• Endochondral ossification starts with mesenchymal cells differentiating into chondrocytes, which make cartilage. 
  • Chondrocytes in the middle of the cartilage model add proteins to the matrix allowing the cartilage to calcify. This calcification cuts off nutrients to the chondrocytes, causing them to die and leaving holes in the cartilage. 
  • Blood vessels come in and make the voids bigger, forming a cavity. It also carries in osteoblasts which turn the membrane around the cartilage into bone creating the primary ossification center. After birth, a similar process happens at the ends of the bone, creating secondary ossification centers.
Inflammation in Rheumatoid Arthritis
Inflammation in Rheumatoid Arthritis

Diseases and Disorders of Cartilage Cells

There is a wide range of clinical conditions involving cartilage that result from different degenerative, inflammatory, and congenital causes. These conditions include osteoarthritis, spinal disc herniation, traumatic rupture, achondroplasia, costochondritis, and various others. 

  • Osteoarthritis results from the thinning of the articular cartilage, leading to decreased joint movement and pain. With aging, cartilage in the joints may degrade, causing pain and inflammation. Initial treatment typically involves anti-inflammatory medications and corticosteroid injections to relieve inflammation. Lifestyle changes like exercise, weight loss, and joint stress reduction also provide relief. In more serious cases, joint replacement surgery might be required.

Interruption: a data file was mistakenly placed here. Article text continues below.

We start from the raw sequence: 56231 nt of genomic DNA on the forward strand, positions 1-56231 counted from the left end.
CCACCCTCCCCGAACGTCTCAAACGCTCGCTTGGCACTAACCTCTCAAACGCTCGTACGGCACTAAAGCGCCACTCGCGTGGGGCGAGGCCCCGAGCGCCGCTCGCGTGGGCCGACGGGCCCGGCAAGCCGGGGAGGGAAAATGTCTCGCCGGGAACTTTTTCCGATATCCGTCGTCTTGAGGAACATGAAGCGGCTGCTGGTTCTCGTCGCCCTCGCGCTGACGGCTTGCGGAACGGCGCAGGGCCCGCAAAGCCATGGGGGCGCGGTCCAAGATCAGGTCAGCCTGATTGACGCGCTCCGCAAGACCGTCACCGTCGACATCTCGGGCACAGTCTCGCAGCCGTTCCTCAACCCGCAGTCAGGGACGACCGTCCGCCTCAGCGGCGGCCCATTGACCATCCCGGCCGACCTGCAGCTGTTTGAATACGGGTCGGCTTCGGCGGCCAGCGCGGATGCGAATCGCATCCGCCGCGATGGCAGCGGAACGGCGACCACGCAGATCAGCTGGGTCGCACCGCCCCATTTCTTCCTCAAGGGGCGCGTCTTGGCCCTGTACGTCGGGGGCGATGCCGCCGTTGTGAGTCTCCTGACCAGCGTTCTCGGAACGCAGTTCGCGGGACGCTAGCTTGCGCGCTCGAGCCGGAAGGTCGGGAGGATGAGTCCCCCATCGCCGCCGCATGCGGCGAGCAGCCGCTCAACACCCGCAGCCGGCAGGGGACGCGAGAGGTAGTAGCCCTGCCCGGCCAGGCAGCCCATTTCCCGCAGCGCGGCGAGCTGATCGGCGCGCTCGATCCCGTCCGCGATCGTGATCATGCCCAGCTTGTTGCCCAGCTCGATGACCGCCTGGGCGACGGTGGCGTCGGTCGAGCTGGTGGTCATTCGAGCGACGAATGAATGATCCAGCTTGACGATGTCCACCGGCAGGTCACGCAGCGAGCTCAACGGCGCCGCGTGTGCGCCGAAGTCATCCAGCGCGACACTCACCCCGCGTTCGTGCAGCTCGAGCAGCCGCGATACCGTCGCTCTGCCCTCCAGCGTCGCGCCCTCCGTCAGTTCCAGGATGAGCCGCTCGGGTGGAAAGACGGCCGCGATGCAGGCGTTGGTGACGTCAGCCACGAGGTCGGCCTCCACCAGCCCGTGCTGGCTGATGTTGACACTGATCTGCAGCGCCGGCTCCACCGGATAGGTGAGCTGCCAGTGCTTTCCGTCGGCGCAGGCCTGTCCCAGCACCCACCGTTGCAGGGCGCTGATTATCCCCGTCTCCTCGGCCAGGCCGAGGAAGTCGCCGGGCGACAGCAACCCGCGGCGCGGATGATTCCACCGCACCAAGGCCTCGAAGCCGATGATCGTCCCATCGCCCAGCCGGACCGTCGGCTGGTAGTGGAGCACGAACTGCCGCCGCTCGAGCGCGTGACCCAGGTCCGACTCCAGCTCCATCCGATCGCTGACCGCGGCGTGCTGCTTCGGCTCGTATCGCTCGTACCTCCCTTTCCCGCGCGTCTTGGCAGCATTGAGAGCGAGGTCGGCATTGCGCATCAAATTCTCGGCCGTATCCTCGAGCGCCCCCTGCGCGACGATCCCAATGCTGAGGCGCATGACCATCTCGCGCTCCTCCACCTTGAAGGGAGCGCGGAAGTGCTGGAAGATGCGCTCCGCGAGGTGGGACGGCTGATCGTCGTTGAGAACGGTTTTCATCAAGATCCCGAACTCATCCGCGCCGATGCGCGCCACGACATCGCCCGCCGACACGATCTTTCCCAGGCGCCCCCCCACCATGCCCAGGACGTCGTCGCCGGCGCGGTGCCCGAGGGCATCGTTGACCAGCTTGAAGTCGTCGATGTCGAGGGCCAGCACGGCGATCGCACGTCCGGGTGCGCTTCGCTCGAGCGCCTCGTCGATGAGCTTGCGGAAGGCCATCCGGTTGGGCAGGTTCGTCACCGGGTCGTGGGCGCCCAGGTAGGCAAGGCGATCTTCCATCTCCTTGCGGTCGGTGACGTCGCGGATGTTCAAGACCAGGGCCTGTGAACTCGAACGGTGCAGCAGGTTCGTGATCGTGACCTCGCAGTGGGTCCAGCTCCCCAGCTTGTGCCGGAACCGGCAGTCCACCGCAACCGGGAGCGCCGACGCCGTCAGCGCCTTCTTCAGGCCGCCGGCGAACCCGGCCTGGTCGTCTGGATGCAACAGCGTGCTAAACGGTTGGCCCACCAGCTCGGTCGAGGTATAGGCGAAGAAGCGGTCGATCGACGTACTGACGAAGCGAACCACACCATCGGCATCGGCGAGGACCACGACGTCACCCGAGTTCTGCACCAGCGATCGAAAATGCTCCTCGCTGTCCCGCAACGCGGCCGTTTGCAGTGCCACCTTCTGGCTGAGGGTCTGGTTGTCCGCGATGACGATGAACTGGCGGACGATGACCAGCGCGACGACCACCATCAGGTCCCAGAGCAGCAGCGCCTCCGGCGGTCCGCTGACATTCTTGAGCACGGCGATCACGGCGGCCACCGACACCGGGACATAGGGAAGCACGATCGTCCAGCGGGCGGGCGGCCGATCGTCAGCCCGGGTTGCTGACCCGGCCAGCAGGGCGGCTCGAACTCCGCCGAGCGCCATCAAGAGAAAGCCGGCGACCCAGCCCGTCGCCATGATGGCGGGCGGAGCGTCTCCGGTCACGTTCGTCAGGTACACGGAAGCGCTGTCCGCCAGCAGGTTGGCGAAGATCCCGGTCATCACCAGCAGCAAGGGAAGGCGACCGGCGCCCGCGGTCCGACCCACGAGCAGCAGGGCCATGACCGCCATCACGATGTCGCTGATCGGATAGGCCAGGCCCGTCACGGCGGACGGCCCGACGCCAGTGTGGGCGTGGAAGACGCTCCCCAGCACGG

• Spinal disc herniation, another common degenerative condition, arises from changes in the annulus fibrosus, a fibrocartilage surrounding intervertebral discs. Trauma and lifting injuries can weaken the annulus fibrosus, predisposing it to disc herniation. While some cases may require surgery, most can be managed with anti-inflammatory medications and lifestyle changes.
  • Achondroplasia is a genetic disorder affecting cartilage formation and is the leading cause of dwarfism. This condition arises from a mutation in the fibroblast growth factor receptor 3 (FGFR3) gene, disrupting cartilage growth and development. It is typically diagnosed during prenatal ultrasound examinations. There is currently no cure for achondroplasia, and treatment options are limited. 
  • Costochondritis is the inflammation of the costal cartilage that connects ribs to the sternum. It causes chest pain which may worsen with movement or deep breathing. It is usually treated with rest and over-the-counter pain medications. However, severe pain may require medical treatment.
  • Trauma, especially in sports, can result in cartilage damage. Sports injuries such as a torn meniscus or a separated shoulder can harm the cartilage, leading to conditions like osteochondritis dissecans.


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Sanju Tamang

Sanju Tamang completed her Bachelor's (B.Tech) in Biotechnology from Kantipur Valley College, Lalitpur, Nepal. She is interested in genetics, microbiome, and their roles in human health. She is keen to learn more about biological technologies that improve human health and quality of life.